Familiar Jaunt Through Glasgow's Theatrical History
It used to be said that Glasgow was the date that English variety artistes liked the least. Their acts could be incredibly popular elsewhere, but when they faced the mainly working-class audiences at the Empire Theatre, they often fell flat on their faces both literally as well as artistically.
Such stories have become part of theatrical lore, and this program happily rehearsed them through archive clips from interviews with Des O'Connor and Morecambe and Wise, plus recollections from Nicholas Parsons and Roy Hudd.
Perhaps more importantly, Glasgow was a favored venue for local comedians. In the Forties and early Fifties Johnny Morgan played season after season at the Pavilion Theatre; in later years Stanley Baxter kept returning for pantomime. Other artistes such as Andy Stewart and Kenneth McKellar drew fantastic crowds, proving once again that Scotland has its own tastes completely different from their English counterparts.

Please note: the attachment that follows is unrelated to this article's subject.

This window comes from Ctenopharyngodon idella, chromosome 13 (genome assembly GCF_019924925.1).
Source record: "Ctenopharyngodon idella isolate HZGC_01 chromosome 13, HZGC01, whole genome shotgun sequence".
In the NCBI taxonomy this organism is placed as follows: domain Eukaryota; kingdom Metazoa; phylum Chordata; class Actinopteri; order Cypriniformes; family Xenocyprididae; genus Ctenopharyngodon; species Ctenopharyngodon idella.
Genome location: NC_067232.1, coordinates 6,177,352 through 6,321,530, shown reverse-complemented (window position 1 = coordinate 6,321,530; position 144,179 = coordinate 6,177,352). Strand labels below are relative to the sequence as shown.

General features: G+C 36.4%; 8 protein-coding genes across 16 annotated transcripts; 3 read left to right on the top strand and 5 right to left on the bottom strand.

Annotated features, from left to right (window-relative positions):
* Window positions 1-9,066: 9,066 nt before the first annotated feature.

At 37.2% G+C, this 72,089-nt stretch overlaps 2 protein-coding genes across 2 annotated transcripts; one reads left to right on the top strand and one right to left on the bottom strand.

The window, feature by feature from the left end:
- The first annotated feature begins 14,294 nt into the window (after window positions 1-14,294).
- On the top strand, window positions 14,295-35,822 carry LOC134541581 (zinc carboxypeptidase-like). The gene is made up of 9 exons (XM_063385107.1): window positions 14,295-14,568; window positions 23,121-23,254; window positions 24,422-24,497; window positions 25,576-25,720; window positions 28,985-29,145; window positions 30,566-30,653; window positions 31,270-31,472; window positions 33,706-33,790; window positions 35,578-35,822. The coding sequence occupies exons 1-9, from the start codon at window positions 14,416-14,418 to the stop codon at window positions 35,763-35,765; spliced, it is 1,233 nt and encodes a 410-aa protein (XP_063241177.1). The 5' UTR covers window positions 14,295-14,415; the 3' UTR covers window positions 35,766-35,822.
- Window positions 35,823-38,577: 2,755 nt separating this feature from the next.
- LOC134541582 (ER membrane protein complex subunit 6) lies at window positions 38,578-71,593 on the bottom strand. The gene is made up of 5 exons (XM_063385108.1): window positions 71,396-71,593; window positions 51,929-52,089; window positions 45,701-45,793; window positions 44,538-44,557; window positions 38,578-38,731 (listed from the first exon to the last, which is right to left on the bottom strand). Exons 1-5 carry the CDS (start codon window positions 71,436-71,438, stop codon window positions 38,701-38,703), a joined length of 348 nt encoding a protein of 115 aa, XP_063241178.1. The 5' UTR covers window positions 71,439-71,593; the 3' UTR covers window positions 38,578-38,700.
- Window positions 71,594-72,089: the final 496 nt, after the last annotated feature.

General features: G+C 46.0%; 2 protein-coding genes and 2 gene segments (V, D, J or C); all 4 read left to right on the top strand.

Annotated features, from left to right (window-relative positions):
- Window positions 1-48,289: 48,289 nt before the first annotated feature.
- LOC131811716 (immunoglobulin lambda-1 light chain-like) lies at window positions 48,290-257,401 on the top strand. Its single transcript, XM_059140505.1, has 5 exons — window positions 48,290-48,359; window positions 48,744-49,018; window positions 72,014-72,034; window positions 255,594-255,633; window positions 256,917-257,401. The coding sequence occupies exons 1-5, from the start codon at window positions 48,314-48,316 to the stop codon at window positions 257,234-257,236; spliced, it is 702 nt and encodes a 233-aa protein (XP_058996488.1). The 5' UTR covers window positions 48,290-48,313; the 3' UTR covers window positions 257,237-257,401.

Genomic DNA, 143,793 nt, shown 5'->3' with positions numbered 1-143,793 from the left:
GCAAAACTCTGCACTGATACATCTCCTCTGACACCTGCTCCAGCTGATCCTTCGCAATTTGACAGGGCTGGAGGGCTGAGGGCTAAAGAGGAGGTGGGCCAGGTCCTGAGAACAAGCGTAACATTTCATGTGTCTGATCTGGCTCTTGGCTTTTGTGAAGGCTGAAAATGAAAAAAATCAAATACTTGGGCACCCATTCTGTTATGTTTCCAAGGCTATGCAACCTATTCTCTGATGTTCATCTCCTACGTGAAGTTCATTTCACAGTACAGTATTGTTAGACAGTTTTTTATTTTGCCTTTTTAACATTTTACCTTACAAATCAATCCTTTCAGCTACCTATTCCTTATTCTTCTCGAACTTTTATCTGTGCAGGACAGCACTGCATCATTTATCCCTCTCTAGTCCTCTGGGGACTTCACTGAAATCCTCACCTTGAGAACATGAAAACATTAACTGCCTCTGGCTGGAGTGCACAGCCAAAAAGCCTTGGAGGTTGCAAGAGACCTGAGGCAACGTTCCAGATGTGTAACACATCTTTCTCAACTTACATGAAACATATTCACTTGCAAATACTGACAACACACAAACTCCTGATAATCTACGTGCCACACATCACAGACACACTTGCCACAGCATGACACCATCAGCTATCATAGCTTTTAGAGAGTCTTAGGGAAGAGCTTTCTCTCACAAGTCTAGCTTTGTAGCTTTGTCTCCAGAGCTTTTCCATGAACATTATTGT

Although short on social history, the program made some trenchant points about Glaswegian theatrical tastes. People went to the theater at nights as part of a program of popular entertainment encompassing the pub and the soccer match. Brought up in a storytelling culture, audiences expected their artistes to do the same; if they were successful, they were adored for life; if they failed, audiences would be vehement in their disapproval. Theater was a popular art-form, one that depended on the closeness, both emotional as well as physical, between actors and audiences.
Although variety might be dead now, its legacy lives on in pantomime, which continues to be a lucrative form of entertainment, attracting playgoers of all socio-economic backgrounds whose reactions can be just as overt as those of their ancestors.
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